It’s time to make history
Five years from now, we could be in the midst of a revolution in public-safety communications, with first-response entities dictating the use of 70-plus MHz of contiguous spectrum in the 700 MHz and 800 MHz bands to deliver myriad narrowband and broadband applications — independently or in partnership with multiple commercial operators.
On the other hand, the market in 2011 may be remarkably similar to what we see today, with public-safety entities complaining that they lack the spectrum and funding to build the capacity needed for narrowband voice in times of emergency, much less take advantage of broadband applications readily available in other markets. Worse, the 800 MHz band still might not be reconfigured, especially if treaties with Canada and
Mexico are not reached in a timely basis.
Realistically, the truth probably lies somewhere between these two extreme visions. My crystal ball is not good enough to even pretend to know what will transpire, but it seems increasingly clear that the decisions that will determine much of public safety’s communications future will be decided within the next year.
In fact, I think the next 12-15 months may well be the most critical period in the history of U.S. public-safety communications. Before dismissing this as simply more media hype, consider some of the items on the table today:
800 MHz rebanding: A hefty proposition by any measure, the process has proved to be much more difficult than anyone imagined as they try to complete the first wave negotiations for public-safety licensees. Alleviating interference and locating public safety near its 700 MHz spectrum will be great, but some new strategies may be needed to complete the job in a manner that makes sense for public safety and does not take significantly more time and money than initially estimated.
700 MHz public-safety spectrum: In February 2009, public safety will get access to 24 MHz of 700 MHz spectrum being vacated by television broadcasters. Exactly how these airwaves will be arranged is in limbo, with multiple plans being proposed to introduce broadband services into the mix.
700 MHz commercial spectrum: There’s 60 MHz of 700 MHz spectrum scheduled to be auctioned by January 2008. However, public-safety organizations are rallying behind the Cyren Call Communications proposal that would allocate 30 MHz to a public-safety trust that would forge public-private partnerships with commercial operators to build a nationwide broadband wireless network for public safety.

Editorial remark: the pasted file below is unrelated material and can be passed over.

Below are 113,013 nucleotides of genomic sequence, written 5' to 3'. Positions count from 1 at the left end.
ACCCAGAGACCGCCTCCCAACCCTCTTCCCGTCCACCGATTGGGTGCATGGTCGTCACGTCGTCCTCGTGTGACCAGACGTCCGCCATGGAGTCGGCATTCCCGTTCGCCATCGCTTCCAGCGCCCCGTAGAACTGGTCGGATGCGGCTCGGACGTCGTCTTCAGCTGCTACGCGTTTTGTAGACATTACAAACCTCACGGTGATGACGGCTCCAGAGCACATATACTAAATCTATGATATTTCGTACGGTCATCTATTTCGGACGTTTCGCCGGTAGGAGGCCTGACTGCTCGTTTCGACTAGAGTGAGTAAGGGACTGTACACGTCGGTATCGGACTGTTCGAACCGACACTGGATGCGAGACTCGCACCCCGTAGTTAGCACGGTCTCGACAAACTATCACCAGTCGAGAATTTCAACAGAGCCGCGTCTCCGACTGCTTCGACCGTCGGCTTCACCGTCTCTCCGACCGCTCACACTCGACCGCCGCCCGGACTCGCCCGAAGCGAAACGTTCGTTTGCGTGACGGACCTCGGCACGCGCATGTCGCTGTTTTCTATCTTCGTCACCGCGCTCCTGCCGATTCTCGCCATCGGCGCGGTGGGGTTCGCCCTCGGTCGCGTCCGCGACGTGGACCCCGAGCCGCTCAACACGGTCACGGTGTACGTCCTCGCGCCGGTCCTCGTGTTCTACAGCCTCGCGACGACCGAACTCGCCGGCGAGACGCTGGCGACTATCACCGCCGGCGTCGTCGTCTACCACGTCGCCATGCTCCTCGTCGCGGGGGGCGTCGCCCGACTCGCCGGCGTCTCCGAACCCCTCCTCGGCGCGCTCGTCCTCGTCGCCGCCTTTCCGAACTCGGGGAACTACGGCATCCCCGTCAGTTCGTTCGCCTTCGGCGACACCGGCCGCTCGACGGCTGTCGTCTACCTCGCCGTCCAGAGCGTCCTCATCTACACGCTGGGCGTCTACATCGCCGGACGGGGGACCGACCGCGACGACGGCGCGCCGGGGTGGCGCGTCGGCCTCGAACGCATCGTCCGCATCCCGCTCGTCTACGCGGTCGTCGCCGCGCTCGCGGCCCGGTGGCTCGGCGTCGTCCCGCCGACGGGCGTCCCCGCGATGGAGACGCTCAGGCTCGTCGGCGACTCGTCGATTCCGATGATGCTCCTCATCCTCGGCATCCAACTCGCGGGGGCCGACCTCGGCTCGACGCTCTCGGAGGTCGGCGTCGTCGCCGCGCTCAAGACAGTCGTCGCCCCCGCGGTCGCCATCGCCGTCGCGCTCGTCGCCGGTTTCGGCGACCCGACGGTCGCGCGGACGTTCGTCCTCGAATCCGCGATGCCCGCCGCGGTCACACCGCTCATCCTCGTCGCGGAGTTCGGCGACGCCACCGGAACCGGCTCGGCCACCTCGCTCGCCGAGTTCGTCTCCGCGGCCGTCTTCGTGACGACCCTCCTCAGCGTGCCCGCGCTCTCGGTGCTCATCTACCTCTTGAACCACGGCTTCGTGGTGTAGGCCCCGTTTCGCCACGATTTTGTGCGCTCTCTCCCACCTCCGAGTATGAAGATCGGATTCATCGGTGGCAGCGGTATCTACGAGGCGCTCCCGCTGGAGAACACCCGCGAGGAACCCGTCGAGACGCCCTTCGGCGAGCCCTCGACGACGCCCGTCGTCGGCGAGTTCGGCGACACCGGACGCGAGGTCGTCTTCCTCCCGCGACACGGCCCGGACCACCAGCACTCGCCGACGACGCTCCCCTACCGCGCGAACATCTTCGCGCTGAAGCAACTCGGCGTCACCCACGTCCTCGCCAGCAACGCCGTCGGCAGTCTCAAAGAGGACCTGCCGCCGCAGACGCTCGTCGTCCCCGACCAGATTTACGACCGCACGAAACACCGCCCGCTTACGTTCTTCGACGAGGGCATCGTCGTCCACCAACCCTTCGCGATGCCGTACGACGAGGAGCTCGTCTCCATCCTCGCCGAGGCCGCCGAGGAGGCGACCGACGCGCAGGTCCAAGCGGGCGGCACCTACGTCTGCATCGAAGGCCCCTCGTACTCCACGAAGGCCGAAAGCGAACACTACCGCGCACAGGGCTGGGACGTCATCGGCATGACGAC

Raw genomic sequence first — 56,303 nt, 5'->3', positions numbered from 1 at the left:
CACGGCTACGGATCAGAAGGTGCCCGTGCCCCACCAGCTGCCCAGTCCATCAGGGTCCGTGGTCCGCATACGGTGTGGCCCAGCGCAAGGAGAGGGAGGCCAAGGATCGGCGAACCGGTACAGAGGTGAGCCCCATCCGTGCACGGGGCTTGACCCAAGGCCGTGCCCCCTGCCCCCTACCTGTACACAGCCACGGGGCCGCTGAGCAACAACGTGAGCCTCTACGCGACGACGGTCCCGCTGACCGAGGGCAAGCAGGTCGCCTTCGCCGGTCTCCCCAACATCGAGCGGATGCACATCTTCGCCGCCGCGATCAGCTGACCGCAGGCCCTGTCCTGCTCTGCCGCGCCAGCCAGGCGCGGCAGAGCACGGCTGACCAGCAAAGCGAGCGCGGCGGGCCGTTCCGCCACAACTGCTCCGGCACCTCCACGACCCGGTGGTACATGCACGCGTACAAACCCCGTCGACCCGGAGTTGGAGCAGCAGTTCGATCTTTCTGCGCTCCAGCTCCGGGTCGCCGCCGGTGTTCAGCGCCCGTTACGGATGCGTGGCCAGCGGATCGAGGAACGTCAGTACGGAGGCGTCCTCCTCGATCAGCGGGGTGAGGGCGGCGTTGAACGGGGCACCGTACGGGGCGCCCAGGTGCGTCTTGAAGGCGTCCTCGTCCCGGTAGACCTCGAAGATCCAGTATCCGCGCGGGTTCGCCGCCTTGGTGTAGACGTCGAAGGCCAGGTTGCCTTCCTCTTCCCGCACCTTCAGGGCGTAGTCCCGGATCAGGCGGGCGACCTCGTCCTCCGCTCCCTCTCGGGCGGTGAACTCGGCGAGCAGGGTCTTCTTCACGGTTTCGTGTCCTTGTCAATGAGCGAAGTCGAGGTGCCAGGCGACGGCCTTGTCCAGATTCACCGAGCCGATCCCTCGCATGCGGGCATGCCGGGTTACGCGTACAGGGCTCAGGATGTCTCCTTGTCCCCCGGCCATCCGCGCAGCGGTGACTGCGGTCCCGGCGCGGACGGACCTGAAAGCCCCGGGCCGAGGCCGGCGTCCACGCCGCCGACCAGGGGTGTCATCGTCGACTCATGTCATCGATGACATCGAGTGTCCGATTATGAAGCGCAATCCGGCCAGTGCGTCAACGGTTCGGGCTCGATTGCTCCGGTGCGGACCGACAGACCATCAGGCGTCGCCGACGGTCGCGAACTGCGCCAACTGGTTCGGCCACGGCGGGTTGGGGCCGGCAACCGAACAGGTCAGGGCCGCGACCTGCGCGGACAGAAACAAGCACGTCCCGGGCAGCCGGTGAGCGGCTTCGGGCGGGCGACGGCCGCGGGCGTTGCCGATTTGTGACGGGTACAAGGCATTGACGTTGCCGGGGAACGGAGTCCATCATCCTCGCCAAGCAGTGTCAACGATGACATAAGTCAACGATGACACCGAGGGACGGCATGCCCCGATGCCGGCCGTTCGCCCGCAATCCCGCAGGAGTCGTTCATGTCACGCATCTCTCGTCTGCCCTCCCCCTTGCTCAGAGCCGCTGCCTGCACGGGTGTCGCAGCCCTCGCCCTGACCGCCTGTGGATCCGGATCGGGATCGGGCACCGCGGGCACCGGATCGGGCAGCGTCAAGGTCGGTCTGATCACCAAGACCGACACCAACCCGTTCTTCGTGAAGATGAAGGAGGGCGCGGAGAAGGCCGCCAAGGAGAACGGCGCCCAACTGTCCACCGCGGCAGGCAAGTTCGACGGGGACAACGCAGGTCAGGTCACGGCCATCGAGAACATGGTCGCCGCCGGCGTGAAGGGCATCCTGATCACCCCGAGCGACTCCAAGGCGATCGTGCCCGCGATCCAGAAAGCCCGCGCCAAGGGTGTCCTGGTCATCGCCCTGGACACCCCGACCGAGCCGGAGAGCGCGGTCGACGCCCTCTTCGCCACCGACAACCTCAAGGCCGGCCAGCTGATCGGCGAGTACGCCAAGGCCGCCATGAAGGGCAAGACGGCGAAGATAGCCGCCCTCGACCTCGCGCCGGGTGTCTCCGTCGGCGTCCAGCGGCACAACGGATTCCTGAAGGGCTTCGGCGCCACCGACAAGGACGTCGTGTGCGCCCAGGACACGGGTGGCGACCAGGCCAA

If Congress buys into it, such a proposal would have a dramatic impact on the structure of public-safety communications — and might alter the preferred plans for the 24 MHz in the 700 MHz band already allocated to public safety.
Standardization: Name an aspect of the industry, and you can probably identify some key standards nearing completion that promise to help long-term visions become reality, including those affecting interoperability and next-generation 911 systems.
Technology improvements: These are coming at a blurry-fast rate and threaten to change the landscape of the industry. They come in all forms — modulation schemes, antenna arrays, compression applications, and interference-mitigation techniques, to name a few — but the bottom line is that engineers continue to find ways to deliver more information across smaller channels using less power, effectively altering paradigms that have driven the market for years.
And these are just some of the items that directly affect public-safety communications.
The fact is that decisions in the commercial sector play a large role in the development of technology, policies and competition that frequently impact public-safety communications. Indirectly, the terms of the telecom-reform legislation that could become law during the next several months will affect the way public safety communicates with constituents and the vendor choices it has.
In the words of APCO President Wanda McCarley, “I can’t remember having so many important things happening at the same time.”
For all public-safety officials, it has to be a daunting task to assess all of these variables in a manner that enables thoughtful, timely decisions that have such significant long-term implications, while meeting the ongoing responsibilities of their day jobs. We’re hopeful they can maintain the pace, because the reward for doing so in five years could be enormous.
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